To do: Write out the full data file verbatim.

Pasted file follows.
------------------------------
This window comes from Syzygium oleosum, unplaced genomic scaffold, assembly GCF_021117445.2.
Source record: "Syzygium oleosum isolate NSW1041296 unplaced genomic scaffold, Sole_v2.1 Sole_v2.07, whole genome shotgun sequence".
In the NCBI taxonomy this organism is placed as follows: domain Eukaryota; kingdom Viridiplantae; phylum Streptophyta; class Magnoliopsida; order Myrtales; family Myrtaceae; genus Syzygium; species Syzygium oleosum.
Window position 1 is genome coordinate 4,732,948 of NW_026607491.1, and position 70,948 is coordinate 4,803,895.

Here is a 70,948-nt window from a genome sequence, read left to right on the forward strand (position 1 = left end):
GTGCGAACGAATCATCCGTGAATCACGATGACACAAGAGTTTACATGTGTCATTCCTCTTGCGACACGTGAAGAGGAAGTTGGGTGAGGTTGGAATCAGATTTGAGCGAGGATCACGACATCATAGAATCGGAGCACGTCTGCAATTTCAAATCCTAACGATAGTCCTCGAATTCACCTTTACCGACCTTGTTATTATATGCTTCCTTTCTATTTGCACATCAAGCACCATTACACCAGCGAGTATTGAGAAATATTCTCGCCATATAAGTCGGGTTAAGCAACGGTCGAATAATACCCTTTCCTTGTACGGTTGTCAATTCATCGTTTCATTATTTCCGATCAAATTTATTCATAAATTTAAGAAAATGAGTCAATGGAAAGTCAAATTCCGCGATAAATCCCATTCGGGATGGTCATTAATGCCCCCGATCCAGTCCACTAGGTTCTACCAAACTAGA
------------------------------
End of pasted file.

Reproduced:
This window comes from Syzygium oleosum, unplaced genomic scaffold, assembly GCF_021117445.2.
Source record: "Syzygium oleosum isolate NSW1041296 unplaced genomic scaffold, Sole_v2.1 Sole_v2.07, whole genome shotgun sequence".
In the NCBI taxonomy this organism is placed as follows: domain Eukaryota; kingdom Viridiplantae; phylum Streptophyta; class Magnoliopsida; order Myrtales; family Myrtaceae; genus Syzygium; species Syzygium oleosum.
Window position 1 is genome coordinate 4,732,948 of NW_026607491.1, and position 70,948 is coordinate 4,803,895.

Here is a 70,948-nt window from a genome sequence, read left to right on the forward strand (position 1 = left end):
GTGCGAACGAATCATCCGTGAATCACGATGACACAAGAGTTTACATGTGTCATTCCTCTTGCGACACGTGAAGAGGAAGTTGGGTGAGGTTGGAATCAGATTTGAGCGAGGATCACGACATCATAGAATCGGAGCACGTCTGCAATTTCAAATCCTAACGATAGTCCTCGAATTCACCTTTACCGACCTTGTTATTATATGCTTCCTTTCTATTTGCACATCAAGCACCATTACACCAGCGAGTATTGAGAAATATTCTCGCCATATAAGTCGGGTTAAGCAACGGTCGAATAATACCCTTTCCTTGTACGGTTGTCAATTCATCGTTTCATTATTTCCGATCAAATTTATTCATAAATTTAAGAAAATGAGTCAATGGAAAGTCAAATTCCGCGATAAATCCCATTCGGGATGGTCATTAATGCCCCCGATCCAGTCCACTAGGTTCTACCAAACTAGA